Amid threats and ‘Berzerkeley’ riots, Clinton labor man Reich touts conspiracy theory

Robert Reich

Clinton labor man Robert Reich was not assailed by media for his ‘white male construction worker’ bias. (Snip/video/YouTube)

Americans are keenly aware the left side of the aisle currently, in part because of fake news, finds something to go berserk about.

Literally berserk, as the riots at Berkeley (called ‘Berzerkeley’ in my youth) indicated.

Talking to CNN, a network perceived by many of us as solidly leftist, Robert Reich came up with a conspiracy theory worthy of myriad tinfoil hats. And a strong dose of medication, perhaps.

Reich, by the way, worked for the administration of Bill Clinton and a couple of other presidents from both sides of the aisle.

Now as threats on Twitter are directed at children of Trump supporters and others, Reich has decided it’s all a conspiracy. By the right:

“You think it’s a strategy by [Milo Yiannopoulos] or right-wingers?” asked host Don Lemon.

“I wouldn’t bet against it,” Reich said. “I saw these people. They all looked very– almost paramilitary. They were not from the campus. I don’t want to say factually, but I’ve heard there was some relationship here between these people and the right-wing movement that is affiliated with Breitbart News.”

Reich gained notoriety after President Barack Obama took office. Reich publicly stated “white male construction workers” shouldn’t get jobs from Stimulus money paid by US taxpayers. The video can no longer be accessed at most indie sites who wrote about it as national media ignored the biased statement.

I covered it, however, and for now, the video remains active.

Reich claimed his words were distorted. They weren’t. His intent was obvious. The type of bias expressed by Reich brings out the worst in humans regardless of skin color or party affiliation.

Meanwhile, groups associated with the self-applied label ‘Antifa’ have multiplied on social media. Some, indicated by the screen capture from Twitter, are advocating violence. Including violence against children.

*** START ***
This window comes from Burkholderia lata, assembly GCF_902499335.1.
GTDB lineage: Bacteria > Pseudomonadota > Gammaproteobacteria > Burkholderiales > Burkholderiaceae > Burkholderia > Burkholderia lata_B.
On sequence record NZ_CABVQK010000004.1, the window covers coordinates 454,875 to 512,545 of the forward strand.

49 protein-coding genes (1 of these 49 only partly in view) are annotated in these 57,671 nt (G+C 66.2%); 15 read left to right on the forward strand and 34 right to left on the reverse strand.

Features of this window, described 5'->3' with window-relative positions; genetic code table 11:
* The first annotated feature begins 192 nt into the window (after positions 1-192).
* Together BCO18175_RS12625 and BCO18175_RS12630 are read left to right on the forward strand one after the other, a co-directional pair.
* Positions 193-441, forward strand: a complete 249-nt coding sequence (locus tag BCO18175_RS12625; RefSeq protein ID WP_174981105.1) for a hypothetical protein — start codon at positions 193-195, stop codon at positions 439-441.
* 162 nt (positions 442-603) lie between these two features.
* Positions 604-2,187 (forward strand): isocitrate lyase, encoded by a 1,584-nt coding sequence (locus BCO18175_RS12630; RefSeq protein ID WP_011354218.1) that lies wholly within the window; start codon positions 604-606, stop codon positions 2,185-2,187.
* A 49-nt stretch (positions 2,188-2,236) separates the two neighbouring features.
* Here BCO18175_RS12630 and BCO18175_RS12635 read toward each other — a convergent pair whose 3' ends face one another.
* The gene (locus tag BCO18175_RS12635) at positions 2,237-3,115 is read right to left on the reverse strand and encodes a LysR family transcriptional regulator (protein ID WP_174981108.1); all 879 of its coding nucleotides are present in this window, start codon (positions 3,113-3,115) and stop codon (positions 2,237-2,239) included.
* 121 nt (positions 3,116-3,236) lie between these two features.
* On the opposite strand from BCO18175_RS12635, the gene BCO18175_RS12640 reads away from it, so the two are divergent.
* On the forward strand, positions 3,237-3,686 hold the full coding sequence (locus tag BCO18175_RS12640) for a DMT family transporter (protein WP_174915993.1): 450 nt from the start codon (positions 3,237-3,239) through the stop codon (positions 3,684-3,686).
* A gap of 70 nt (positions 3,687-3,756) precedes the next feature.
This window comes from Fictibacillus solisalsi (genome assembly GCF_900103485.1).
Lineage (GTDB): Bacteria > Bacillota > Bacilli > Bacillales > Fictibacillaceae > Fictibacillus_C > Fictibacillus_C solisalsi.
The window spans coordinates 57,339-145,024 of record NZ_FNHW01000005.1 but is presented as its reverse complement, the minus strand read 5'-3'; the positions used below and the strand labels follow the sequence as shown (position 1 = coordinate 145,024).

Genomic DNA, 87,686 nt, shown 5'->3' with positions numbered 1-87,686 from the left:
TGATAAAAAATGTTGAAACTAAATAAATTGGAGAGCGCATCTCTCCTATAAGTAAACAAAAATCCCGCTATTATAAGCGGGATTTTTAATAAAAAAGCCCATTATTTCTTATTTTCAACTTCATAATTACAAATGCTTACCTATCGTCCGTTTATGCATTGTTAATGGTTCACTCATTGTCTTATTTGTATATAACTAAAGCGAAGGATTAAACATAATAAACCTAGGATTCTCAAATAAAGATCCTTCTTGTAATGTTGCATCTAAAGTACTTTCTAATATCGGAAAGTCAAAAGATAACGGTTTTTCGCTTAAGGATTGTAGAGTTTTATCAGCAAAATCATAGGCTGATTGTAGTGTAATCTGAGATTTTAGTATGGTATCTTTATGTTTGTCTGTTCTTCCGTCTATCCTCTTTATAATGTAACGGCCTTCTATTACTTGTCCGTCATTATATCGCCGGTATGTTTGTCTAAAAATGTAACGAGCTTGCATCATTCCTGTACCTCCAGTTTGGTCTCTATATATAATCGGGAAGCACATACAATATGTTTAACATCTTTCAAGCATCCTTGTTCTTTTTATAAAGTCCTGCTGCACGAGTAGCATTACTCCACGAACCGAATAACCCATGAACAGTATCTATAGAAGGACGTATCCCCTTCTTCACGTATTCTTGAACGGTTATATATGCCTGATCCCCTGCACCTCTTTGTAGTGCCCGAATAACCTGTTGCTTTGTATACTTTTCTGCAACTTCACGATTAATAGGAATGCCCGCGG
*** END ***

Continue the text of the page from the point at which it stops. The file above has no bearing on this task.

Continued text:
‘Antifa’is a term that has been illegitimately appropriated. It should not be used by media to describe groups and individuals who are, despite numerous efforts by online sites to politically redefine the term, actual fascists. Fascism is top down authority, with power achieved by suffocating the opposition. At present, violence comes from the left. At present only the left can say whatever they want. That privilege does not extend to anyone in opposition.

Reich, indulging in his conspiracy delusion, overlooks his party’s deliberate incitement of riots. Hillary Clinton’s running mate Tim Kaine, currently a US senator from Virginia, told supporters they had to “fight in the streets.” 

That’s what happened at ‘Berzerkeley’ and people were hurt. Reich seemed unconcerned about the fascist clampdown on free expression.

No media have asked Reich how, since most of the rioters were masked, he knows who is and is not a student at Berkeley where enrollment now tops 38,000. Regardless, the Twitter user labeled AZ Antifa Front (see snip at bottom), who naturally doesn’t include a photo on the page, seems to be taking Kaine’s instructions to heart. Twitter has eagerly censored provocateurs on the right, but not so much on the left.

More background on Reich is published at Discover the Networks.  As for Kaine, it wouldn’t surprise me if aspiring candidates use his words against him and his fellow Dems come midterms. Most Americans, regardless of their political leanings, do not like property destruction or violence.

Twitter snip

Snipped from Twitter

(Commentary by Kay B. Day/Feb. 3, 2017)

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About Kay Day

Kay B. Day is a freelance writer who has published in national and international magazines and websites. The author of 3 books, her work is anthologized in textbooks and collections. She has won awards for poetry, nonfiction and fiction. Day is a member of the American Society of Journalists and Authors and the Authors Guild.
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